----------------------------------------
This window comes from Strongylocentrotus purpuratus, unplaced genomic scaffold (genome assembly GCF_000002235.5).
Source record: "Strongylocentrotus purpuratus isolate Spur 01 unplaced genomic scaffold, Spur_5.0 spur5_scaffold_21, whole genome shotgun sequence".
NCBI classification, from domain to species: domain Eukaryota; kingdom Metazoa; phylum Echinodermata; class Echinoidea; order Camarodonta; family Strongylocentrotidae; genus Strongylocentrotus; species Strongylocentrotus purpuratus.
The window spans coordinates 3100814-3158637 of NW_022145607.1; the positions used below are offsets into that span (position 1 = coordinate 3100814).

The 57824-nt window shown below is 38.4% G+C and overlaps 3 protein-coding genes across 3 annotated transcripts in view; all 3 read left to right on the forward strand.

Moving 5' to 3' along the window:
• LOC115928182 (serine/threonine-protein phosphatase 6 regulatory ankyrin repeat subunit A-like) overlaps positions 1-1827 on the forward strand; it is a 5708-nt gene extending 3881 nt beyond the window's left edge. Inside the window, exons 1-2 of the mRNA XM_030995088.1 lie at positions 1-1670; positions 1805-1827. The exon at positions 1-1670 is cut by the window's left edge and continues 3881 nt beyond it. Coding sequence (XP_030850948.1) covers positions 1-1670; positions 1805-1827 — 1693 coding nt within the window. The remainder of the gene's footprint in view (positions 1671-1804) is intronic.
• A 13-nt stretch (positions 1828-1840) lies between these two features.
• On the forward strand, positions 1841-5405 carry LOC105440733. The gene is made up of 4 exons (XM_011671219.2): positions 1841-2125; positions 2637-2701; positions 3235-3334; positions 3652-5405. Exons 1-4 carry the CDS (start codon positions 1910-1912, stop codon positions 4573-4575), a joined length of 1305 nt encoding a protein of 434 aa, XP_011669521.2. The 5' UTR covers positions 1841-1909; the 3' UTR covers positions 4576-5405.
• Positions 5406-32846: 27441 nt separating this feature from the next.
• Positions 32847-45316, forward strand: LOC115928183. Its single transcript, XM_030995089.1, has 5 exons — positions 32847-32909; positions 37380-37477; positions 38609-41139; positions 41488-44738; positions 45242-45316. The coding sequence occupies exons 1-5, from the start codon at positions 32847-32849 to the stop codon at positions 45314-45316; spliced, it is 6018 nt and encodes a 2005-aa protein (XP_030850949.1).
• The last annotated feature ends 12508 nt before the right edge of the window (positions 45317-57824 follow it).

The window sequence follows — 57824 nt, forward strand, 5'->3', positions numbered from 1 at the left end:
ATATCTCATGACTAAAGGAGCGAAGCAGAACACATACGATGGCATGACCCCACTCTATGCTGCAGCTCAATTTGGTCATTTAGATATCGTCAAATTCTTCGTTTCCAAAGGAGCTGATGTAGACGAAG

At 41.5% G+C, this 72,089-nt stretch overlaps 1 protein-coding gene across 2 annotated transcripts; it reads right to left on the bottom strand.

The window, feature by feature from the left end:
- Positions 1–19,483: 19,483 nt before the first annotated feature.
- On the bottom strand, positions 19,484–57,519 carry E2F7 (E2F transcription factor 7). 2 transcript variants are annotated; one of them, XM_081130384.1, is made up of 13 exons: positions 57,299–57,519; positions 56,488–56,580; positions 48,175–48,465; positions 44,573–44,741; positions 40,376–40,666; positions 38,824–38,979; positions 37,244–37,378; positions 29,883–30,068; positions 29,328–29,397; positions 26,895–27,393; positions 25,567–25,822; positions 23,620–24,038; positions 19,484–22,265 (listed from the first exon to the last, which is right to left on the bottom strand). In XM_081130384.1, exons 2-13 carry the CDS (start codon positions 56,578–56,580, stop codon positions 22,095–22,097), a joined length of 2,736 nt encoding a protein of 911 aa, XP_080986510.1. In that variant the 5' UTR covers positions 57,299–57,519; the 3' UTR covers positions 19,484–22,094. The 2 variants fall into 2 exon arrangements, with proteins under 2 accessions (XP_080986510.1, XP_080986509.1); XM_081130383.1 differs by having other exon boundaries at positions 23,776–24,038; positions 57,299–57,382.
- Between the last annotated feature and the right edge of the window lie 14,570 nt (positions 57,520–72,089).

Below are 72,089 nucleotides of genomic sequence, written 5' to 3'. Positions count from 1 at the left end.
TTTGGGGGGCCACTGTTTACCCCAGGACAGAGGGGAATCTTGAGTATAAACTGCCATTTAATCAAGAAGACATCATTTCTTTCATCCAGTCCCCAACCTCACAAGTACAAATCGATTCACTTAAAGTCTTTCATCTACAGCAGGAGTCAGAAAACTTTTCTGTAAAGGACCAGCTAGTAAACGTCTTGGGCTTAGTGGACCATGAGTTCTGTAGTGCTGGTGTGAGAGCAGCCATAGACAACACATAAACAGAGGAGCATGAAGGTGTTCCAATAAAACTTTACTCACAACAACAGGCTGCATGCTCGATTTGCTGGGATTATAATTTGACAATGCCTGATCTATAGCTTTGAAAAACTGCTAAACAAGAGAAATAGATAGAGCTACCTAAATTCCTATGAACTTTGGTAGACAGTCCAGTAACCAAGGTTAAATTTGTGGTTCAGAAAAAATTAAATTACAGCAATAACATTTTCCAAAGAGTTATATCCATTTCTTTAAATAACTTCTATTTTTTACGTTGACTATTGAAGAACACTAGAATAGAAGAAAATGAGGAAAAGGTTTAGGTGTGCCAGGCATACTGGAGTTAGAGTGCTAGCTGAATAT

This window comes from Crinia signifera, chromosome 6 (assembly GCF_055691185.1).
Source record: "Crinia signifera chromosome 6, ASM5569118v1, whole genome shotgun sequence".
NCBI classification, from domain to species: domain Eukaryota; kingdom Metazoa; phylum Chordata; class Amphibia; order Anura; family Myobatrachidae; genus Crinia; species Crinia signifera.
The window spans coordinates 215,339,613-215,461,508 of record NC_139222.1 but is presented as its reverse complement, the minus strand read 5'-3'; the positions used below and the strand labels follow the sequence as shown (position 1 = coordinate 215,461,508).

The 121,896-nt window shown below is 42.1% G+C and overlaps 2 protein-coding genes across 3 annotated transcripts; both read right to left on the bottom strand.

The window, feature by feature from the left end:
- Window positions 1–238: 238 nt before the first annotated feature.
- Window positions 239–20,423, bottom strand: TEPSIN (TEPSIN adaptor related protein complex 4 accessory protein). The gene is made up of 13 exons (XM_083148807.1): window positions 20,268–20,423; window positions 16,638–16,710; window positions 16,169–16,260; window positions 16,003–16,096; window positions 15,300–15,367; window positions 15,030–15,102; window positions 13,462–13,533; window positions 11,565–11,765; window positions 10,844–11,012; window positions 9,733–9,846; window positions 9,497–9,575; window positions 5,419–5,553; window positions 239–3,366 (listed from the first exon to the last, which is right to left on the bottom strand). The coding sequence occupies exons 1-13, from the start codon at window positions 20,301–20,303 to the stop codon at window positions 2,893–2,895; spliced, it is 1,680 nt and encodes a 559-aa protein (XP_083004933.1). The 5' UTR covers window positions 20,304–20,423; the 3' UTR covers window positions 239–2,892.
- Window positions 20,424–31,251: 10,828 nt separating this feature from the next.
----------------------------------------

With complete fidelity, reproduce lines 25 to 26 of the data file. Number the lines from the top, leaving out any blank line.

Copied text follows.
The window spans coordinates 215,339,613-215,461,508 of record NC_139222.1 but is presented as its reverse complement, the minus strand read 5'-3'; the positions used below and the strand labels follow the sequence as shown (position 1 = coordinate 215,461,508).

The 121,896-nt window shown below is 42.1% G+C and overlaps 2 protein-coding genes across 3 annotated transcripts; both read right to left on the bottom strand.